The Sixth Circuit recently affirmed that a plaintiff’s failure to return to work from a family medical leave on the due date established by her employer justified summary judgment in favor of the employer on the employee’s claim of associational discrimination under the ADA. The plaintiff’s dispute as to her return date was immaterial, and did not prevent summary judgment for the employer, because plaintiff admitted in deposition that she would not have returned by the date she asserted she was due back at work. Bimberg v. Elkton-Pigeon- Bay Port Laker Schools, 6th Cir. No. 12-1311, 2013 WL 174289 (Jan. 17, 2013).
Plaintiff Bimberg was a school bus driver who took a family medical leave to care for her terminally ill husband. Bimberg’s employer initially granted her the FMLA-mandated 12 weeks of unpaid leave. Therafter, Bimberg’s union representative was able to secure for her leave from the beginning of the approaching new school semester, January 5, 2009, until the end of the school year in early June 2009. However, Bimberg later determined that she needed to leave before the start of the new semester, and that she would be away for more than 12 weeks. Ultimately, her employer granted her unpaid leave of one year, from December 18, 2008, through December 18, 2009.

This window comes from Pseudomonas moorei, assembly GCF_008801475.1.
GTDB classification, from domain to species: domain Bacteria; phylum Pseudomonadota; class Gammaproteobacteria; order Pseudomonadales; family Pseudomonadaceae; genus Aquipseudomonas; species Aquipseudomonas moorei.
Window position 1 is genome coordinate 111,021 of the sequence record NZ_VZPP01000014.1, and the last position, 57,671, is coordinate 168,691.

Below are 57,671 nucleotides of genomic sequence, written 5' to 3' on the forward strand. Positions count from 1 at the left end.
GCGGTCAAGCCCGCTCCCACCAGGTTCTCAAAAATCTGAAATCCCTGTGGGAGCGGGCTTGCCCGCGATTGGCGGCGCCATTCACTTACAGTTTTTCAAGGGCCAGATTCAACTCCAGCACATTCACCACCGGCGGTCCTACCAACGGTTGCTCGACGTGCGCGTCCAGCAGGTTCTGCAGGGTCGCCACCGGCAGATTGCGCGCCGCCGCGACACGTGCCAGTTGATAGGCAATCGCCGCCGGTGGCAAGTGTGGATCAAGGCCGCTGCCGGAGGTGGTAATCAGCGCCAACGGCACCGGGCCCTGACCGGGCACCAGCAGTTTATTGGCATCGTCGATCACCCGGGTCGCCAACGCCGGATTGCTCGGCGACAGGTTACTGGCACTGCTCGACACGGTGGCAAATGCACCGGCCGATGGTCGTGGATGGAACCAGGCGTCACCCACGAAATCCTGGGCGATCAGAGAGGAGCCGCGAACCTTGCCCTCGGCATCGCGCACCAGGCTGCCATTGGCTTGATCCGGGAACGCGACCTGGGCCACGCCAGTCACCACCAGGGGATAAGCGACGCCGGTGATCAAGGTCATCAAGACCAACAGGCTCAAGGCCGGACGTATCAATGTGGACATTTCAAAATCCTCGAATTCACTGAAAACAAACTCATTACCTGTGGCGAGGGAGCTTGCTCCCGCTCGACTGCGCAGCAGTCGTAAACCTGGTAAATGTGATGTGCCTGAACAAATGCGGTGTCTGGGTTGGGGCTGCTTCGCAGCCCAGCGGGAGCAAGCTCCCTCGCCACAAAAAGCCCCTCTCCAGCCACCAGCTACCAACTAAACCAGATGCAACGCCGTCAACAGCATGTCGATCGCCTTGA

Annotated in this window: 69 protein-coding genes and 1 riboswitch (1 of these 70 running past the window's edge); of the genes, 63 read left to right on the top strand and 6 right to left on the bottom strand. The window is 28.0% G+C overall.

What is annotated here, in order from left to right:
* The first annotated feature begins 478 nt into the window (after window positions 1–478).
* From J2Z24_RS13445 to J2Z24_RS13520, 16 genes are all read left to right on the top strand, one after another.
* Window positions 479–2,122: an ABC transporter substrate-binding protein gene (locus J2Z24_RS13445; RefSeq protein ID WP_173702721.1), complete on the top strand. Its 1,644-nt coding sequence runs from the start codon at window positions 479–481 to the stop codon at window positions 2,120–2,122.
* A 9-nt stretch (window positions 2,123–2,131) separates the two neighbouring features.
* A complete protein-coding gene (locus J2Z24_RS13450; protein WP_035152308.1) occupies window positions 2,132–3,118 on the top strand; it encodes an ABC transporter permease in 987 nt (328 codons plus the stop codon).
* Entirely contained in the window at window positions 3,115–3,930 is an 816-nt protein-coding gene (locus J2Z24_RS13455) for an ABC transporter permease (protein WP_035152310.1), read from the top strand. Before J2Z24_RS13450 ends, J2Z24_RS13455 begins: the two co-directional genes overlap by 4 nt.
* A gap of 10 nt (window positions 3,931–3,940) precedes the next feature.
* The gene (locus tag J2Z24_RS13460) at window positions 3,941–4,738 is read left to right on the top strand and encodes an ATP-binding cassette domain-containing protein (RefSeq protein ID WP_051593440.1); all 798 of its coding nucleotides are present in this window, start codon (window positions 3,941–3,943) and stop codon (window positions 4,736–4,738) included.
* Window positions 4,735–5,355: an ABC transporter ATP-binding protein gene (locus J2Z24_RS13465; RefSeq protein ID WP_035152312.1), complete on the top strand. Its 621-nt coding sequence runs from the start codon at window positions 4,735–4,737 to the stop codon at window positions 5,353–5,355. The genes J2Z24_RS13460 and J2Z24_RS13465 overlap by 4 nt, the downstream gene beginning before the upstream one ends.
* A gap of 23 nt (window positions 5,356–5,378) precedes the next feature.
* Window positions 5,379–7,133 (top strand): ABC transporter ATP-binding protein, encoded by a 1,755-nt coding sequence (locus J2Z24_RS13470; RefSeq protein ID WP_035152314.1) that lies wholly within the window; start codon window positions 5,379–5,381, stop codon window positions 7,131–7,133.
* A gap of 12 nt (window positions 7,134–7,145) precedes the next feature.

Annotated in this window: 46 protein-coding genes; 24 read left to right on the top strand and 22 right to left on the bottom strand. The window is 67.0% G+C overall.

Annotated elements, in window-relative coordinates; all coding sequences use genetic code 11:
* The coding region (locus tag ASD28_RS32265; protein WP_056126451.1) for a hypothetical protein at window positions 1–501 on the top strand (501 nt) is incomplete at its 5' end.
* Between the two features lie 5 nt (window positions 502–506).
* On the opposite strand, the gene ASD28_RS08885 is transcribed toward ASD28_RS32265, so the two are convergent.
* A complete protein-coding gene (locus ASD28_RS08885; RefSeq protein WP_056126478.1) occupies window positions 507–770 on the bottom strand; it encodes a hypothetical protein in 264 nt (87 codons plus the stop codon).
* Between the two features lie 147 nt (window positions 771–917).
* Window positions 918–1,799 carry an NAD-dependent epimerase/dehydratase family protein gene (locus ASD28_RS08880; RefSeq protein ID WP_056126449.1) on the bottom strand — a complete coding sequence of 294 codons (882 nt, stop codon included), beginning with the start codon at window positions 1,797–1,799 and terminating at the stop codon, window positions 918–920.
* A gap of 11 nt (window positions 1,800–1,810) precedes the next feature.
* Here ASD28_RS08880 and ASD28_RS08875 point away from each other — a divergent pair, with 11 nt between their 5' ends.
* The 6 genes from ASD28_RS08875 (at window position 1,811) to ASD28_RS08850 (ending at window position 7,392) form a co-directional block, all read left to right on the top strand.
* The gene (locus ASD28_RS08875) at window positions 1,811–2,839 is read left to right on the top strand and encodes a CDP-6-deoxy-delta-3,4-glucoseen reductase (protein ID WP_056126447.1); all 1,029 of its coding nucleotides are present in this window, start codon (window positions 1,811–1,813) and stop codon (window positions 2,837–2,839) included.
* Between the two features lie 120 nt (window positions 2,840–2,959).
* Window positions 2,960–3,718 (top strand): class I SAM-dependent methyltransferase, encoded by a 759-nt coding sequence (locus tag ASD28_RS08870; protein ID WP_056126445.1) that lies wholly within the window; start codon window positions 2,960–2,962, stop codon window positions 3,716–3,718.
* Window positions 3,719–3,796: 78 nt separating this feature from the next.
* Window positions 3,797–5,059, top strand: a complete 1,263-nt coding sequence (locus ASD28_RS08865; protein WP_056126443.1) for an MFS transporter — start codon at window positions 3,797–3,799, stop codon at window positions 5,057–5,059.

Continue reading “Sixth Circuit Affirms District Court’s Grant of Summary Judgment For Employer On Plaintiff’s Claim of Associational Discrimination Under ADA; Dispute Regarding Due Date For Plaintiff’s Return to Work From Family Medical Leave Was Immaterial As Plaintiff Admitted She Would Not Have Returned To Work On Date She Asserted She Was Due Back”